Because of this setup, sometimes your survival against hunger is really just a race against cooking time. And you can't get around this by stock piling food since your edible supplies go bad after a short amount of time. I honestly hated the nagging feeling I felt that compelled me to constantly be worrying about food. I mean, I do that enough in real life. I don't have time for that in my virtual lives.

PSA: This is not a game you ever want to leave running while you do something else. Always bring up the pause menu or else you might come back to the TV only to realize that Kara died from hunger while you stepped away.

Breaking weapons Frustrating mechanics

Your weapons and tools break over time and, much like Zelda, they seem to break too fast.

Additionally, your weapons and tools break over time and, much like Zelda, they seem to break too fast. Since it can be hard to find certain materials, this can put you at a frustrating disadvantage when your health is low and you need to hunt. However, if you gather up enough Sea Shards on your journey, you can eventually unlock certain items that do not break. If you enjoy planning ahead and have crafted bags that allow you to hold plenty of items, replacing broken weapons won't be as much of an issue.

Your boat can be destroyed and Kara will be left to drown in the middle of the seas if you accidentally run into a rock or one of the annoying crabs from a coral reef lands on your deck and starts eating your boat. It sometimes feels like a cheap way to die, especially since this can put you back to square one. But at the same time, it's your own fault for not having upgraded to a sturdier vessel when this happens.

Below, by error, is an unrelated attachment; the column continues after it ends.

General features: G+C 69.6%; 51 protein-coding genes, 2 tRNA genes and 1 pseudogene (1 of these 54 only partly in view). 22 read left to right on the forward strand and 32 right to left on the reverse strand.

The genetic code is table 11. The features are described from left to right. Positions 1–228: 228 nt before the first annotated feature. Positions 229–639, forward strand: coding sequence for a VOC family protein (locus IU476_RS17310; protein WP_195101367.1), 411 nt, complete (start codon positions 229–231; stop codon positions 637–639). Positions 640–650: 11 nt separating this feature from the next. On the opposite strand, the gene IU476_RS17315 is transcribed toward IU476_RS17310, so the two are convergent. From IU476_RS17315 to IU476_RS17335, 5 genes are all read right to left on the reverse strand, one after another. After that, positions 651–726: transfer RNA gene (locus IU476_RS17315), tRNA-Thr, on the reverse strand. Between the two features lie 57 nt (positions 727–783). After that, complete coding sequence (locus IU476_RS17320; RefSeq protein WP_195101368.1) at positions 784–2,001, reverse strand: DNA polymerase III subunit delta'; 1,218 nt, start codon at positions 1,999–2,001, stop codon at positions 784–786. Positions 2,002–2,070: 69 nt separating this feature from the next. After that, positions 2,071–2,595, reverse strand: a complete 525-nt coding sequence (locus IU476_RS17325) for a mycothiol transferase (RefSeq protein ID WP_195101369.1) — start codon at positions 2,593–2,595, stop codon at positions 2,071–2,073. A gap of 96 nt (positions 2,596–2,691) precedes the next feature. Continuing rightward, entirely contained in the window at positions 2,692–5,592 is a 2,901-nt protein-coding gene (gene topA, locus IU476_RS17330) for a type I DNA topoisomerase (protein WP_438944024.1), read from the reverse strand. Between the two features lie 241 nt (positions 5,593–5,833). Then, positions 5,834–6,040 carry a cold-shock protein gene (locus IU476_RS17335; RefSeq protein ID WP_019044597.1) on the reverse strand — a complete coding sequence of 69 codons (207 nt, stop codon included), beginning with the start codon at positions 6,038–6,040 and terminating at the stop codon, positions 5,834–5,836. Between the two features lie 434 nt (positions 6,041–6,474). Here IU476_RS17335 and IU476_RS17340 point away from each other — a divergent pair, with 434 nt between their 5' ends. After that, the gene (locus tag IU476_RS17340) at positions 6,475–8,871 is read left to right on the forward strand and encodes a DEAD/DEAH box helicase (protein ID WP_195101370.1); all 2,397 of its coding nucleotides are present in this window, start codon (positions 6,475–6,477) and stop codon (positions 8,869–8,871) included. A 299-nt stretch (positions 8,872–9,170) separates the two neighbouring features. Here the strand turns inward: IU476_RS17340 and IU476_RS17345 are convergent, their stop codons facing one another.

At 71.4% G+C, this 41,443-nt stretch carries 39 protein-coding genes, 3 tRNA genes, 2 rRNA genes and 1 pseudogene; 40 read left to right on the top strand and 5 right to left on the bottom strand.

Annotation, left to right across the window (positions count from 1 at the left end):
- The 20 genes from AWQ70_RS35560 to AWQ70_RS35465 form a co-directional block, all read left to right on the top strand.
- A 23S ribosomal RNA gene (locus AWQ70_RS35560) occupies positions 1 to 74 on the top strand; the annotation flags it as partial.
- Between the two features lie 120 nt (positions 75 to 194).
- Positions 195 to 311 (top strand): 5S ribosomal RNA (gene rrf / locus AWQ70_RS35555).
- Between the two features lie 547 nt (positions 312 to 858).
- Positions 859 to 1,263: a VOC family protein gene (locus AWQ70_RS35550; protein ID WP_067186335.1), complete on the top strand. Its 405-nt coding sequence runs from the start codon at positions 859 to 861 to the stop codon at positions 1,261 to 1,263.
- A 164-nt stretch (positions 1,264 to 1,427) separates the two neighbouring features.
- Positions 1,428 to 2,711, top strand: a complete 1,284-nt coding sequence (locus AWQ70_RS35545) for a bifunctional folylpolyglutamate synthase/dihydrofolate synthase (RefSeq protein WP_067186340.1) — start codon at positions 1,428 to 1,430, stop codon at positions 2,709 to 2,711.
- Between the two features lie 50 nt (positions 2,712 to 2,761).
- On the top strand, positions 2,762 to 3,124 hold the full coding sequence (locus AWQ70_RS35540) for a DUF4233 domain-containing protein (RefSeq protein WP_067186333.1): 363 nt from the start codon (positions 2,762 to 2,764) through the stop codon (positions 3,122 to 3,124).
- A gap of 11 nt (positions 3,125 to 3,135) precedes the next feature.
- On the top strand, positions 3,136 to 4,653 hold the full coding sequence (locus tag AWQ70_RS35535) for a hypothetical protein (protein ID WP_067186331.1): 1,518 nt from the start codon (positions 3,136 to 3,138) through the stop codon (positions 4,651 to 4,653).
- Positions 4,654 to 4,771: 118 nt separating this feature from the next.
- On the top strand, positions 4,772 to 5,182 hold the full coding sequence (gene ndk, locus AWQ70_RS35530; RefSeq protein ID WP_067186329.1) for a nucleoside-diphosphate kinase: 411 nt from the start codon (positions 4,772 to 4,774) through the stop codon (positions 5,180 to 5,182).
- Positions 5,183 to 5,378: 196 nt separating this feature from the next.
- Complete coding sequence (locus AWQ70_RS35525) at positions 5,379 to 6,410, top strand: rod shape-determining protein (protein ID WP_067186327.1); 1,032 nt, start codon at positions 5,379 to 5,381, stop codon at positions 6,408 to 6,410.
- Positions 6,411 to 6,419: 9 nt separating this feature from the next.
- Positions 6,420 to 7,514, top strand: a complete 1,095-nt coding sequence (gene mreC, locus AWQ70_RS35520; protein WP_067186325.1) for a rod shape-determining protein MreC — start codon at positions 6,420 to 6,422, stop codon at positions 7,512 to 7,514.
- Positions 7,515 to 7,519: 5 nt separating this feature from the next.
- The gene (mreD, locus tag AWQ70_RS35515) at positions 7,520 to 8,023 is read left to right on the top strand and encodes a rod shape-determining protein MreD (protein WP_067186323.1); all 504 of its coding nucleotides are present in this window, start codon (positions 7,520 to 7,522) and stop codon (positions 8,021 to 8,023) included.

Kara wields different types of weapons including a sling, bows and arrows, and spears. When fighting a charging enemy, it is very difficult to accurately aim at your foe with a spear. I don't know how many times I went in for the kill only to have Kara strike in the wrong direction and get injured instead. This gets very frustrating, especially when you're hunting a vicious animal for meat while close to dying.

Windbound Should you buy it?

If you've been curious to check out Nintendo's The Legend of Zelda: Breath of the Wild, but haven't been able to do so, Windbound offers a watered down (pun intended) version of the action for Xbox One owners.

You'll experience the frustration of your favorite weapons breaking, the satisfaction of gliding through the air after jumping off massive cliffs, and the once-unique art style we first encountered in BoTW. Windbound also throws in crafting and hunger mechanics to keep you on your toes.

All-in-all, this is an enjoyable game that encourages you to explore and upgrade. If you love survival games and are looking to scratch that Zelda itch, you really ought to check out Windbound.

Rebecca Spear
Editor and Reviewer

Self-professed gaming geek, Rebecca Spear, is one of Windows Central's editors and reviewers with a focus on gaming handhelds, PC gaming, and laptops. When she isn't checking out the latest games on Xbox Game Pass, PC, ROG Ally, or Steam Deck; she can be found digital drawing with a Wacom tablet. She's written thousands of articles with everything from editorials, reviews, previews, features, previews, and hardware reviews over the last few years. If you need information about anything gaming-related, her articles can help you out. She also loves testing game accessories and any new tech on the market. You can follow her @rrspear on X (formerly Twitter).